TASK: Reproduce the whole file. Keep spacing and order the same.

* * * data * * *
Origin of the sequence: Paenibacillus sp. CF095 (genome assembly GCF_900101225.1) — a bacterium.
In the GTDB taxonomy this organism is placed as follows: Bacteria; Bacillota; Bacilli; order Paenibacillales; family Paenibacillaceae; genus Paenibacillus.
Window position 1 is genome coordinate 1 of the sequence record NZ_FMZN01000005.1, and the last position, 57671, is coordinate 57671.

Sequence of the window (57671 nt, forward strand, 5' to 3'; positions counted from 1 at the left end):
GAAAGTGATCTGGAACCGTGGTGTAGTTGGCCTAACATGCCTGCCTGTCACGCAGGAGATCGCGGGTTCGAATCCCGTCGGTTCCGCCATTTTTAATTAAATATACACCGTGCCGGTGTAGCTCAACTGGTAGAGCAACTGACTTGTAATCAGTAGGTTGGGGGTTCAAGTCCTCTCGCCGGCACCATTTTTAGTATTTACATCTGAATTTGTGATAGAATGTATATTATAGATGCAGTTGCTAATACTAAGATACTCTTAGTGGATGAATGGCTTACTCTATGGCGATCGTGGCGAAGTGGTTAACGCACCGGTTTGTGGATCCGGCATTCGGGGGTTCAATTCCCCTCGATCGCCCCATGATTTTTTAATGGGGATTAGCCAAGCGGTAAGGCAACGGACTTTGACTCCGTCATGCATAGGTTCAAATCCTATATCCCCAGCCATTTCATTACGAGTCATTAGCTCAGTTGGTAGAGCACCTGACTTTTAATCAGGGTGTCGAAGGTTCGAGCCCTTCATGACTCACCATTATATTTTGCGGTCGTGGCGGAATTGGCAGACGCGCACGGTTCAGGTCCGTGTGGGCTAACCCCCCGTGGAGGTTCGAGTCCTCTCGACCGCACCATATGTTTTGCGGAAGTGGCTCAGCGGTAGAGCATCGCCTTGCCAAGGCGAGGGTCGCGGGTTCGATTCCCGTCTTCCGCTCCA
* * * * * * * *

Origin of the sequence: Paenibacillus sp. CF095 (genome assembly GCF_900101225.1) — a bacterium.
In the GTDB taxonomy this organism is placed as follows: Bacteria; Bacillota; Bacilli; order Paenibacillales; family Paenibacillaceae; genus Paenibacillus.
Window position 1 is genome coordinate 1 of the sequence record NZ_FMZN01000005.1, and the last position, 57671, is coordinate 57671.

Sequence of the window (57671 nt, forward strand, 5' to 3'; positions counted from 1 at the left end):
GAAAGTGATCTGGAACCGTGGTGTAGTTGGCCTAACATGCCTGCCTGTCACGCAGGAGATCGCGGGTTCGAATCCCGTCGGTTCCGCCATTTTTAATTAAATATACACCGTGCCGGTGTAGCTCAACTGGTAGAGCAACTGACTTGTAATCAGTAGGTTGGGGGTTCAAGTCCTCTCGCCGGCACCATTTTTAGTATTTACATCTGAATTTGTGATAGAATGTATATTATAGATGCAGTTGCTAATACTAAGATACTCTTAGTGGATGAATGGCTTACTCTATGGCGATCGTGGCGAAGTGGTTAACGCACCGGTTTGTGGATCCGGCATTCGGGGGTTCAATTCCCCTCGATCGCCCCATGATTTTTTAATGGGGATTAGCCAAGCGGTAAGGCAACGGACTTTGACTCCGTCATGCATAGGTTCAAATCCTATATCCCCAGCCATTTCATTACGAGTCATTAGCTCAGTTGGTAGAGCACCTGACTTTTAATCAGGGTGTCGAAGGTTCGAGCCCTTCATGACTCACCATTATATTTTGCGGTCGTGGCGGAATTGGCAGACGCGCACGGTTCAGGTCCGTGTGGGCTAACCCCCCGTGGAGGTTCGAGTCCTCTCGACCGCACCATATGTTTTGCGGAAGTGGCTCAGCGGTAGAGCATCGCCTTGCCAAGGCGAGGGTCGCGGGTTCGATTCCCGTCTTCCGCTCCA